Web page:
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FM Expansion Coming to India “Soon”

Progress on easing community radio licensing rules also announced

Union Minister for Information & Broadcasting Anurag Thakur (center) at the 2023 Regional Community Radio Sammelan (North). (Photo courtesy Ministry of Information & Broadcasting)

Plans for a massive auction FM licenses across India are moving forward, according to Union Minister for Information & Broadcasting Anurag Thakur.

“Government is now planning a third batch of e-auction of 808 channels across 284 cities soon to further expand radio services,” Thakur said, according to a report in The Federal newspaper.

Thakur made the announcement on July 23 during the 8th and 9th National Community Radio Awards. The awards were part of the first-ever Regional Community Radio Sammelan (North) in New Delhi. (Sammelan is a Hindi word meaning “conference” or “gathering.”)

Currently, India has 388 private FM radio stations in 284 cities across the country. The new stations would serve Tier-2 and Tier-3 cities. Tier-2 cities have a population of 50,000 to 100,000 people; Tier-3 cities have a population of 20,000 to 50,000.

[Related: “India Plans for FM Expansion”]

Thakur also announced that India is working to make it easier for community stations to get licensed. He said that it used to take about four years and thirteen processes to get licensed, but this has been reduced to eight processes and a license can be acquired within six months. Thakur added that the ministry is trying to further reduce the time it takes for community stations to get licensed.

Currently, there are 449 community radio stations across India; 70% of which are in rural areas. More than 120 of those stations launched in the past two years.

According to the Ministry of Information & Broadcasting, community radio plays an important role in empowering local communities in India where each state has its own language and cultural identity. Community radio stations preserve and promote local music and talent, as well as serve an important educational role on issues like health, nutrition, and agriculture. That community radio stations provide information in local languages and dialects makes it immediately accessible to local listeners.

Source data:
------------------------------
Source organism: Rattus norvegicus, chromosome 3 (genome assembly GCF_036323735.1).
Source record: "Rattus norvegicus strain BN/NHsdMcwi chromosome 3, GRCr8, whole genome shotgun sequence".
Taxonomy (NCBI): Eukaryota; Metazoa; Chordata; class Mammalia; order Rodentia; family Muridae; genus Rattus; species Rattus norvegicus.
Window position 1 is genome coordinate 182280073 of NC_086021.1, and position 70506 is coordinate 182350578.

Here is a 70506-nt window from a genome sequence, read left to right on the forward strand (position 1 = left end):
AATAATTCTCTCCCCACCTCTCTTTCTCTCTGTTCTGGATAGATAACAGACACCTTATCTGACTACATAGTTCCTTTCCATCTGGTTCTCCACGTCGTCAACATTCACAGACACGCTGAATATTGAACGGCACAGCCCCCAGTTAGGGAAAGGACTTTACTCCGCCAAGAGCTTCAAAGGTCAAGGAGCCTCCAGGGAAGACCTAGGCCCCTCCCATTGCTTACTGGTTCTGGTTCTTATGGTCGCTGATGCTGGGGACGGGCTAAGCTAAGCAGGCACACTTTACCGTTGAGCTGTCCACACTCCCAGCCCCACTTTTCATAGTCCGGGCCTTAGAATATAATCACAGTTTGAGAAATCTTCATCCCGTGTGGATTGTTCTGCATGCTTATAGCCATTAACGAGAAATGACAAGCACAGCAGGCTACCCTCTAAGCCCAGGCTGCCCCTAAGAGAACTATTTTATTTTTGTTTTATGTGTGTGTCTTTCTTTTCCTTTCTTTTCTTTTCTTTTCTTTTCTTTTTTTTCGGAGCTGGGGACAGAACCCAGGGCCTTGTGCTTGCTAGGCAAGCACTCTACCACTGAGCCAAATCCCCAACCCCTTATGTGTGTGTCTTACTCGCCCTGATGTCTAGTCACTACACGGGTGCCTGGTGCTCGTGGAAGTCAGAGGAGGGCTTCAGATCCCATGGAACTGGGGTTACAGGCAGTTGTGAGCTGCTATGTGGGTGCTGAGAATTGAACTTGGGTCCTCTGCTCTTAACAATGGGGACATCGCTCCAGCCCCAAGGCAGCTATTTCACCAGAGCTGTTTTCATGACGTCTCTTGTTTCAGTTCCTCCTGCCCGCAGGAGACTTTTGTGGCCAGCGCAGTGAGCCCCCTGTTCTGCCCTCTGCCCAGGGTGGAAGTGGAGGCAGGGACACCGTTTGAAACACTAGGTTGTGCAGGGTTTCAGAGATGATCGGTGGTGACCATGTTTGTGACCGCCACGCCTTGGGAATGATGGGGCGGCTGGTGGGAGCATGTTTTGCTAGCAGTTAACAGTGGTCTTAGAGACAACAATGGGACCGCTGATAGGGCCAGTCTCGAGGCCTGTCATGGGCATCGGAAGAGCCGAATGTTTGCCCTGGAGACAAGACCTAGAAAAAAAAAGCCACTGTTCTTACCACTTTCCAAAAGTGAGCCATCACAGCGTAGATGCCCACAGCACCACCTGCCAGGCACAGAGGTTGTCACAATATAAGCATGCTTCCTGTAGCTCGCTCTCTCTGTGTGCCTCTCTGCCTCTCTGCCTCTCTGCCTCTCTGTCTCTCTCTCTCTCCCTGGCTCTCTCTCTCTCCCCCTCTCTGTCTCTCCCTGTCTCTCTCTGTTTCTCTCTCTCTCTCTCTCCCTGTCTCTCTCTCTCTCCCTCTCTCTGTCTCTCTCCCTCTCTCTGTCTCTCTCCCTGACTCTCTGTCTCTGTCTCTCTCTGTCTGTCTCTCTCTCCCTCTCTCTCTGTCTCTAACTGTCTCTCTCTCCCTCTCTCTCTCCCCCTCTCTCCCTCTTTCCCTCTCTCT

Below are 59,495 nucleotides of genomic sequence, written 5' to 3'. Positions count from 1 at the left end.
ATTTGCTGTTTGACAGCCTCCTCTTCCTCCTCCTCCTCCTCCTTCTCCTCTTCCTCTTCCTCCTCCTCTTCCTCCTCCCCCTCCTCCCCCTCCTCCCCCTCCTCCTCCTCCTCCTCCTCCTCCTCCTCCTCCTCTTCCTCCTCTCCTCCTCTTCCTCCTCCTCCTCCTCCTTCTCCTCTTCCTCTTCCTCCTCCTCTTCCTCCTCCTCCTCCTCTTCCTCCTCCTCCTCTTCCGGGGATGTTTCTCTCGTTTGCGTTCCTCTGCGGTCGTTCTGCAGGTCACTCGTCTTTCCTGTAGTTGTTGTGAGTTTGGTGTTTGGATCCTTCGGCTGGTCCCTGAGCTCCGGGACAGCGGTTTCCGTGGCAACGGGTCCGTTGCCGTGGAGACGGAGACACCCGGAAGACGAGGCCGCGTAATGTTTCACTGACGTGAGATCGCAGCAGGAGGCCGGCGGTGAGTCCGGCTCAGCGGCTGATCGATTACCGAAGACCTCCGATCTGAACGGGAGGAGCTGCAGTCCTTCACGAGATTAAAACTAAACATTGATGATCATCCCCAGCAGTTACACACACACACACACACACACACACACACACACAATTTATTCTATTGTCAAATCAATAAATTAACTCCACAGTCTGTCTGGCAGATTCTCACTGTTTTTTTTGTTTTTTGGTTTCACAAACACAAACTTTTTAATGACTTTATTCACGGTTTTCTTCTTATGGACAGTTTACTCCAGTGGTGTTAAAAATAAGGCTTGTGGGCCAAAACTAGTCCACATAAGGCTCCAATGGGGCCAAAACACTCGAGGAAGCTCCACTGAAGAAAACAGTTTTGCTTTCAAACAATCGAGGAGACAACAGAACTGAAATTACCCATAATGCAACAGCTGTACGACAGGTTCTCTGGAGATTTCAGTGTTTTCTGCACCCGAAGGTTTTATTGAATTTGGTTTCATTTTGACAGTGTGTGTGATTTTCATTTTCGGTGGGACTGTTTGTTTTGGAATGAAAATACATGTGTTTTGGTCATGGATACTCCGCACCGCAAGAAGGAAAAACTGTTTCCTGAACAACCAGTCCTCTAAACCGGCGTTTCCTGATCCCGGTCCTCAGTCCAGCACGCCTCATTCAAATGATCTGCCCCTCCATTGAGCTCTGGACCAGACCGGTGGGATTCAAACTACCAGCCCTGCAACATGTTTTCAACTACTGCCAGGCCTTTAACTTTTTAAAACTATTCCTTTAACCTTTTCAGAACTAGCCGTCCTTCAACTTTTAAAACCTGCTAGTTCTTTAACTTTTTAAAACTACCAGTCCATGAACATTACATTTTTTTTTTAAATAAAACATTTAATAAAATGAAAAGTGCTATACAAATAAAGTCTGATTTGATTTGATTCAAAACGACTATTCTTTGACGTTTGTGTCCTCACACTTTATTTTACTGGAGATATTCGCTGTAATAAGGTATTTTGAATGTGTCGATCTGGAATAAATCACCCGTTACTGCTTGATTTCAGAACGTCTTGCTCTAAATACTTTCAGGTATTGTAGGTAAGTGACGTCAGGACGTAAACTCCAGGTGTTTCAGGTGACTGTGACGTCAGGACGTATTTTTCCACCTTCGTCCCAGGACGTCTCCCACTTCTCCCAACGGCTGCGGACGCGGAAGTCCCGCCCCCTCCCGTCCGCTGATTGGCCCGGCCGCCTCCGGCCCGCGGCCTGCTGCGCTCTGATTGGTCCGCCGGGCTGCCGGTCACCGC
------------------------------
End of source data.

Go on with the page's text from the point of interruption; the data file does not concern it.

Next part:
Indian Prime Minister Narendra Modi wants to see at least one community radio station active in each district of the country, Thakur said, who also noted a desire to see community radio stations work together to share ideas and innovation.

Community Radio Awards

Because the COVID-19 pandemic prohibited the holding of the 8th National Community Radio Awards, this year’s awards covered the 8th and 9th awards periods. The winners were announced July 23, which is also National Broadcasting Day in India marking the first broadcasts of the Radio Club of Bombay in 1923.

The 8th and 9th winners were:

In the Thematic Awards category —

  • First Prize: “Hope Jeene Ki Rah,” Radio Mind Tree in Ambala, Haryana
  • Second Prize: “Adhar O Poshan Bigyan,” Radio Hirakhand in Sambalpur, Odisha
  • Third Prize: “Poshan Shrinkhla,” FM Green in Sabour, Bihar

Most Innovative Community Engagement Awards —

  • First Prize: “Hizra in Between,” Radio SD in Muzaffarnagar, Uttar Pradesh
  • Second Prize: “Selfie Le Le Re,” Kabir Radio in Sant Kabir Nagar, Uttar Pradesh
  • Third Award: “Book Bugs,” Radio Mind Tree in Ambala, Haryana

Promoting Local Culture Awards —

  • First Prize: “Asmita,” Voice of SOA in Cuttack, Odisha
  • Second Prize: “Revived a Dying Art: Mask & Pot,” Friends FM in Tripura, Agartala
  • Third Prize: “Dadi Ma Ka Batua,” Pantnagar Janvani in Pantnagar

Sustainability Model Awards —

  • First Prize: Radio Hirakhand in Sambhalpur, Odisha
  • Second Prize: Vayalaga Vanoli in Madurai, Tamil Nadu
  • Third Prize: VAGAD Radio 90.8 in Banswara, Rajasthan

In addition to the recognition, National Community Award winners are awarded ₹100,000 ($1,225), ₹75,000 ($915), and ₹50,000 ($610) for first, second, and third place.

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